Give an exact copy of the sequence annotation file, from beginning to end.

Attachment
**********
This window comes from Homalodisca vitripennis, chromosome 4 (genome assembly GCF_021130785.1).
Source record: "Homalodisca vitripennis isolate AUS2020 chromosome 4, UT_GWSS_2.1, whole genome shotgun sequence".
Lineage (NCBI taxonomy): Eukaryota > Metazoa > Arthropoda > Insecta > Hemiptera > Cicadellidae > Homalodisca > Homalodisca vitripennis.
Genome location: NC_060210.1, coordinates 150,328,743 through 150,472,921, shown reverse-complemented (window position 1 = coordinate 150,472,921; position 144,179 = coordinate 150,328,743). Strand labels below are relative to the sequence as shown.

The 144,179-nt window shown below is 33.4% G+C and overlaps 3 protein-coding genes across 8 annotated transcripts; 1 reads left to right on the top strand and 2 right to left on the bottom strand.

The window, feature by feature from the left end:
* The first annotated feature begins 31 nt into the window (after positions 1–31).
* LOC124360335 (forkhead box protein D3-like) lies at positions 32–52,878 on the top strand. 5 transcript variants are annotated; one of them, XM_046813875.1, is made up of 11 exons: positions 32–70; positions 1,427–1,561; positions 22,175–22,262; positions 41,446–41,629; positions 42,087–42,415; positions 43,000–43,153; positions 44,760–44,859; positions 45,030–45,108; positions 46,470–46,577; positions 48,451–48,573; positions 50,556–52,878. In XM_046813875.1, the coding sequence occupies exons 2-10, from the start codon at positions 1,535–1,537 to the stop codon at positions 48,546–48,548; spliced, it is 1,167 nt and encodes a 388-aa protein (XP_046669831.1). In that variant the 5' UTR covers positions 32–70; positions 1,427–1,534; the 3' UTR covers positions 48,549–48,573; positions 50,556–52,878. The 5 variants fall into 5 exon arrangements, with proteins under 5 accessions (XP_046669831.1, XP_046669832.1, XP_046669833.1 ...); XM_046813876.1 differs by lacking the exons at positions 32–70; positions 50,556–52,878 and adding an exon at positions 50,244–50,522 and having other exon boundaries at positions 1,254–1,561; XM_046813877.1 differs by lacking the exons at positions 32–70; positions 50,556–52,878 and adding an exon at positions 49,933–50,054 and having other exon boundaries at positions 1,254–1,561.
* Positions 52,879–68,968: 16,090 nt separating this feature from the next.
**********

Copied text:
This window comes from Homalodisca vitripennis, chromosome 4 (genome assembly GCF_021130785.1).
Source record: "Homalodisca vitripennis isolate AUS2020 chromosome 4, UT_GWSS_2.1, whole genome shotgun sequence".
Lineage (NCBI taxonomy): Eukaryota > Metazoa > Arthropoda > Insecta > Hemiptera > Cicadellidae > Homalodisca > Homalodisca vitripennis.
Genome location: NC_060210.1, coordinates 150,328,743 through 150,472,921, shown reverse-complemented (window position 1 = coordinate 150,472,921; position 144,179 = coordinate 150,328,743). Strand labels below are relative to the sequence as shown.

The 144,179-nt window shown below is 33.4% G+C and overlaps 3 protein-coding genes across 8 annotated transcripts; 1 reads left to right on the top strand and 2 right to left on the bottom strand.

The window, feature by feature from the left end:
* The first annotated feature begins 31 nt into the window (after positions 1–31).
* LOC124360335 (forkhead box protein D3-like) lies at positions 32–52,878 on the top strand. 5 transcript variants are annotated; one of them, XM_046813875.1, is made up of 11 exons: positions 32–70; positions 1,427–1,561; positions 22,175–22,262; positions 41,446–41,629; positions 42,087–42,415; positions 43,000–43,153; positions 44,760–44,859; positions 45,030–45,108; positions 46,470–46,577; positions 48,451–48,573; positions 50,556–52,878. In XM_046813875.1, the coding sequence occupies exons 2-10, from the start codon at positions 1,535–1,537 to the stop codon at positions 48,546–48,548; spliced, it is 1,167 nt and encodes a 388-aa protein (XP_046669831.1). In that variant the 5' UTR covers positions 32–70; positions 1,427–1,534; the 3' UTR covers positions 48,549–48,573; positions 50,556–52,878. The 5 variants fall into 5 exon arrangements, with proteins under 5 accessions (XP_046669831.1, XP_046669832.1, XP_046669833.1 ...); XM_046813876.1 differs by lacking the exons at positions 32–70; positions 50,556–52,878 and adding an exon at positions 50,244–50,522 and having other exon boundaries at positions 1,254–1,561; XM_046813877.1 differs by lacking the exons at positions 32–70; positions 50,556–52,878 and adding an exon at positions 49,933–50,054 and having other exon boundaries at positions 1,254–1,561.
* Positions 52,879–68,968: 16,090 nt separating this feature from the next.